De (Pro Groot) Israel Lobby en NeoCons – niet een pot nat (Plitnick in 'A Jewish Voice for Peace')

Een uitstekende reactie op het boek "The Israel Lobby and US Foreign Policy". De schrijver, Mitchell Plitnic, is directeur bij de Amerkaanse organisatie ‘Jewish Voice for Peace’. Deze vertegenwoordigt een verfrissend ‘ander Joods geluid’ dan bijv. AIPAC.

Hieronder enkele passages en de gehele conclusies en aanbevelingen.

As a Jew, who was worked for years to try to improve the situation in Israel and the Occupied Territories, and as someone who has extensive experience with both anti-Semitic ideas and anti-Semitic violence, I am compelled to open this analysis by addressing the question of whether Walt’s and Mearsheimer’s work reflects anti-Semitism…

The ideas Walt and Mearsheimer present are not comfortable and, in my view, sometimes not accurate. But they are not personally anti-Semitic, nor are they motivated by animosity toward Israel…

On every level, the American arms industry receives a gigantic subsidy, directly and indirectly, through US military aid to Israel. Walt and Mearsheimer pay scant attention to this factor, a virtually insurmountable incentive to maintain military aid to Israel, even absent other considerations, including AIPAC…

The diplomatic support the US gives to Israel is considerably more critical than the money. The US has vetoed a great many UN Security Council resolutions regarding Israel[5] and prevented many others form coming to a vote by threatening a veto. The US holds nearly exclusive rights as a mediator between Israel and the Palestinians. Walt and Mearsheimer make a strong case that the US has tilted heavily towards Israel rather than being a fair mediator, although they correctly point out that this favoring of the Israeli position is not as absolute as some Palestinian supporters sometimes claim.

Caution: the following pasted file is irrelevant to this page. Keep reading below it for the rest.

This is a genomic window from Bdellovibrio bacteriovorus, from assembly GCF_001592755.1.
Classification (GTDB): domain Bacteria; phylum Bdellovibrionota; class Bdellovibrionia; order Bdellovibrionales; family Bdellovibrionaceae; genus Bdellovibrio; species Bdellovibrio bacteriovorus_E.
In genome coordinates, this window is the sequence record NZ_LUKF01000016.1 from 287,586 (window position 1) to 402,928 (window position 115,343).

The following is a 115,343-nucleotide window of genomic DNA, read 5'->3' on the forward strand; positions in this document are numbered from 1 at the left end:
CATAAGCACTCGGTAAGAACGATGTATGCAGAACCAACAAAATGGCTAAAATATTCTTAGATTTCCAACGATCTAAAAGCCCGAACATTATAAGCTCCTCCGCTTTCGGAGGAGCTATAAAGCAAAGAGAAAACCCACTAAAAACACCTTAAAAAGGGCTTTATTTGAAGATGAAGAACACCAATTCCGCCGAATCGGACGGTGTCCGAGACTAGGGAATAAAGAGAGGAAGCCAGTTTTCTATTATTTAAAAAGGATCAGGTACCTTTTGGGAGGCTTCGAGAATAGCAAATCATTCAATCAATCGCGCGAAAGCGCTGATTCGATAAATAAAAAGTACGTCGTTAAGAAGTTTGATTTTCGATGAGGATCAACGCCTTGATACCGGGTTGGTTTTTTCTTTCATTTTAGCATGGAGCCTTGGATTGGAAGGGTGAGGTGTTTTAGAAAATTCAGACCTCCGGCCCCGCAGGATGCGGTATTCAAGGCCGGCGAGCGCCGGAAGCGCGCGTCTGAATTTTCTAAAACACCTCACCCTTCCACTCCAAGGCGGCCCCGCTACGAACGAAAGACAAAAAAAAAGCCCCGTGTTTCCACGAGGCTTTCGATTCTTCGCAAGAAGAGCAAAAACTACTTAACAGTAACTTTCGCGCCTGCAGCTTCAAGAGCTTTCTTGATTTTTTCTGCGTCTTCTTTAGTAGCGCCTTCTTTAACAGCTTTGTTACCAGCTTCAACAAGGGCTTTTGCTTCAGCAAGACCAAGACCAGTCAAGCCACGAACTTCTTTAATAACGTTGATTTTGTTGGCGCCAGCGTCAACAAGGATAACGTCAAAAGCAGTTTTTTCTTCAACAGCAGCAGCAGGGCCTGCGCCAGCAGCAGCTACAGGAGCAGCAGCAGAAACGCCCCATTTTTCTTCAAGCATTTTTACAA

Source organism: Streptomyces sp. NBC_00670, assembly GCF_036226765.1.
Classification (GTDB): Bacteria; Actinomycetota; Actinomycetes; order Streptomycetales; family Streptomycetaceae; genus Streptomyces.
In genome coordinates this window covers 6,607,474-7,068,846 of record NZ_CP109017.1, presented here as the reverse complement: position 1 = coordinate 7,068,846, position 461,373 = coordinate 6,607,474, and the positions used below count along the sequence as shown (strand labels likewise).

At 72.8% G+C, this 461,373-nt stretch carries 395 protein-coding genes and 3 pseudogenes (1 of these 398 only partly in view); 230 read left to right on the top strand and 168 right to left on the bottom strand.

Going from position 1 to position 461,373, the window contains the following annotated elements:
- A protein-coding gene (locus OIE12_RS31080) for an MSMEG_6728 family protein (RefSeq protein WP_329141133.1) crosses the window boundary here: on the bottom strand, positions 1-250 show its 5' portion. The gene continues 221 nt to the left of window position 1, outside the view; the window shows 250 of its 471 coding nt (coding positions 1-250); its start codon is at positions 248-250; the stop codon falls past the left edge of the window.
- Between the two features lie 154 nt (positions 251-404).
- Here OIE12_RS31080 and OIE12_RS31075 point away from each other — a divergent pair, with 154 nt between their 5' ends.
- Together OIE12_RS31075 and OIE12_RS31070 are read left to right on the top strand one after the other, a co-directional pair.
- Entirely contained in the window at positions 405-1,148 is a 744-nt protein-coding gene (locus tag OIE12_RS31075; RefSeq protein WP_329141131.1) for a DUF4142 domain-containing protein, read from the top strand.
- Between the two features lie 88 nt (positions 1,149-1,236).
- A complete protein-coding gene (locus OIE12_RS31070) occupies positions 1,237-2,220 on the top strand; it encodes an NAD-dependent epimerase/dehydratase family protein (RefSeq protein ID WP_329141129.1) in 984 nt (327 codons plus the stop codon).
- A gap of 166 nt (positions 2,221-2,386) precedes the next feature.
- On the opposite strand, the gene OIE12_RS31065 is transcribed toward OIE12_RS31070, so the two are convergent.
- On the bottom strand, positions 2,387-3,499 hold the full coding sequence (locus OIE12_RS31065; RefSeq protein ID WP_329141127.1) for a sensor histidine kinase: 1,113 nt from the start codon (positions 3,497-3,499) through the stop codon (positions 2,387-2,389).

But the case for “The Lobby” influencing diplomacy is, at best, unclear…

Votes in Congress reflect an extremely unusual level of consensus on many bills related to Israel. The pressures from “The Lobby” are a factor in terms of votes and campaign contributions, as we will see. But it’s not the only factor by a long shot. There is the long-time alliance with Israel; the relationship Israel has with the United States which is, in fact, based on similarities in the culture and structure of the two societies (both being Western-oriented, both being melting pot societies, both having basic democratic structures) and even some similar flaws (both countries being born through a systematic displacement of those living in the territory at the time, both having serious historical and present-day problems with racial or ethnic discrimination, both having issues, albeit to significantly different degrees, with militarization in society, among others). There is also the fact that Americans generally feel a kinship with Israelis whereas Palestinians, especially because terrorist attacks have historically brought the most visible portrayals of them in American media, are often seen as alien or even frightening….